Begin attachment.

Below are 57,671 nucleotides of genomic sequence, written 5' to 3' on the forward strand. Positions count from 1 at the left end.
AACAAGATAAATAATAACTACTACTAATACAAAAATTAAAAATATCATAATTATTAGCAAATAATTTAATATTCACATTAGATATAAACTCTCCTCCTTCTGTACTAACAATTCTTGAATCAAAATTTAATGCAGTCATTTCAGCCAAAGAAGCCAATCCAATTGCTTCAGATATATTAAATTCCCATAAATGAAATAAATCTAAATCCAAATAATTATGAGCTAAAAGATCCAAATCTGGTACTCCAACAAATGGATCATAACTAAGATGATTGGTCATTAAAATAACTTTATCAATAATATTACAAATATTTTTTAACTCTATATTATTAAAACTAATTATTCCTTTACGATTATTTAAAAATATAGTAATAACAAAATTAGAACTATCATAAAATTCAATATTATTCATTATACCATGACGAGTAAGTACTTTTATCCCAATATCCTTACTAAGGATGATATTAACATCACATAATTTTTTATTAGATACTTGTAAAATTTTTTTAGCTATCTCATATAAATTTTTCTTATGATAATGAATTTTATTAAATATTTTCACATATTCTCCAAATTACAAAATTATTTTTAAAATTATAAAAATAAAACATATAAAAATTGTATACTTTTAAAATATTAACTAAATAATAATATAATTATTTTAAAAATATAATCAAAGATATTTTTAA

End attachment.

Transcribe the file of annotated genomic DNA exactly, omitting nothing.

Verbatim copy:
Below are 57,671 nucleotides of genomic sequence, written 5' to 3' on the forward strand. Positions count from 1 at the left end.
AACAAGATAAATAATAACTACTACTAATACAAAAATTAAAAATATCATAATTATTAGCAAATAATTTAATATTCACATTAGATATAAACTCTCCTCCTTCTGTACTAACAATTCTTGAATCAAAATTTAATGCAGTCATTTCAGCCAAAGAAGCCAATCCAATTGCTTCAGATATATTAAATTCCCATAAATGAAATAAATCTAAATCCAAATAATTATGAGCTAAAAGATCCAAATCTGGTACTCCAACAAATGGATCATAACTAAGATGATTGGTCATTAAAATAACTTTATCAATAATATTACAAATATTTTTTAACTCTATATTATTAAAACTAATTATTCCTTTACGATTATTTAAAAATATAGTAATAACAAAATTAGAACTATCATAAAATTCAATATTATTCATTATACCATGACGAGTAAGTACTTTTATCCCAATATCCTTACTAAGGATGATATTAACATCACATAATTTTTTATTAGATACTTGTAAAATTTTTTTAGCTATCTCATATAAATTTTTCTTATGATAATGAATTTTATTAAATATTTTCACATATTCTCCAAATTACAAAATTATTTTTAAAATTATAAAAATAAAACATATAAAAATTGTATACTTTTAAAATATTAACTAAATAATAATATAATTATTTTAAAAATATAATCAAAGATATTTTTAA